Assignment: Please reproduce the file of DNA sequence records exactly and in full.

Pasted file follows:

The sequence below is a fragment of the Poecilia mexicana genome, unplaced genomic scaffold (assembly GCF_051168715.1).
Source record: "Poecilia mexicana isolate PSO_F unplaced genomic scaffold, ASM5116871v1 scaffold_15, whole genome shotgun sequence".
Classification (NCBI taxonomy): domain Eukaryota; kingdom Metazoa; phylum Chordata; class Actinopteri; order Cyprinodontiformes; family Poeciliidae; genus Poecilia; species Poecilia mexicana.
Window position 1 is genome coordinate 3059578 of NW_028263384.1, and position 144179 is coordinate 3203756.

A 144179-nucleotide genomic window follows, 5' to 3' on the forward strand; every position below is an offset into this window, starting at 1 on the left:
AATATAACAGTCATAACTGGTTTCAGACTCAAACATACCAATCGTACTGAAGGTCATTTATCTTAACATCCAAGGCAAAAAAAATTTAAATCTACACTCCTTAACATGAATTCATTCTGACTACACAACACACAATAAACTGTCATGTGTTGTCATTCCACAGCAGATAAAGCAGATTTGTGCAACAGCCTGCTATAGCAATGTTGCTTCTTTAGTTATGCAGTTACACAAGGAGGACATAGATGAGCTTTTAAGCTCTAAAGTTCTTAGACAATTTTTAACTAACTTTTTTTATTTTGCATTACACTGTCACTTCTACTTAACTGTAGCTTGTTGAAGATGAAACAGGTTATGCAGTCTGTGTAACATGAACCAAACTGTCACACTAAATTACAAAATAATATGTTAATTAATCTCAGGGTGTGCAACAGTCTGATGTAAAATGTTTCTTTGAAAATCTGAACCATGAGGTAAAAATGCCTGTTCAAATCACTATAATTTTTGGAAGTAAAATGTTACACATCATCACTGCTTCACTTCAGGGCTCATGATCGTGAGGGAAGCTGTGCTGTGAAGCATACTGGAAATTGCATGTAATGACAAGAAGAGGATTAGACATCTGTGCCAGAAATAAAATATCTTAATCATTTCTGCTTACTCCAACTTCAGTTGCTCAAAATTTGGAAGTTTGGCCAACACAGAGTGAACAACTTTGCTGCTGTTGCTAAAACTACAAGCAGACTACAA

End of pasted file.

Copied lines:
The sequence below is a fragment of the Poecilia mexicana genome, unplaced genomic scaffold (assembly GCF_051168715.1).
Source record: "Poecilia mexicana isolate PSO_F unplaced genomic scaffold, ASM5116871v1 scaffold_15, whole genome shotgun sequence".
Classification (NCBI taxonomy): domain Eukaryota; kingdom Metazoa; phylum Chordata; class Actinopteri; order Cyprinodontiformes; family Poeciliidae; genus Poecilia; species Poecilia mexicana.
Window position 1 is genome coordinate 3059578 of NW_028263384.1, and position 144179 is coordinate 3203756.

A 144179-nucleotide genomic window follows, 5' to 3' on the forward strand; every position below is an offset into this window, starting at 1 on the left:
AATATAACAGTCATAACTGGTTTCAGACTCAAACATACCAATCGTACTGAAGGTCATTTATCTTAACATCCAAGGCAAAAAAAATTTAAATCTACACTCCTTAACATGAATTCATTCTGACTACACAACACACAATAAACTGTCATGTGTTGTCATTCCACAGCAGATAAAGCAGATTTGTGCAACAGCCTGCTATAGCAATGTTGCTTCTTTAGTTATGCAGTTACACAAGGAGGACATAGATGAGCTTTTAAGCTCTAAAGTTCTTAGACAATTTTTAACTAACTTTTTTTATTTTGCATTACACTGTCACTTCTACTTAACTGTAGCTTGTTGAAGATGAAACAGGTTATGCAGTCTGTGTAACATGAACCAAACTGTCACACTAAATTACAAAATAATATGTTAATTAATCTCAGGGTGTGCAACAGTCTGATGTAAAATGTTTCTTTGAAAATCTGAACCATGAGGTAAAAATGCCTGTTCAAATCACTATAATTTTTGGAAGTAAAATGTTACACATCATCACTGCTTCACTTCAGGGCTCATGATCGTGAGGGAAGCTGTGCTGTGAAGCATACTGGAAATTGCATGTAATGACAAGAAGAGGATTAGACATCTGTGCCAGAAATAAAATATCTTAATCATTTCTGCTTACTCCAACTTCAGTTGCTCAAAATTTGGAAGTTTGGCCAACACAGAGTGAACAACTTTGCTGCTGTTGCTAAAACTACAAGCAGACTACAA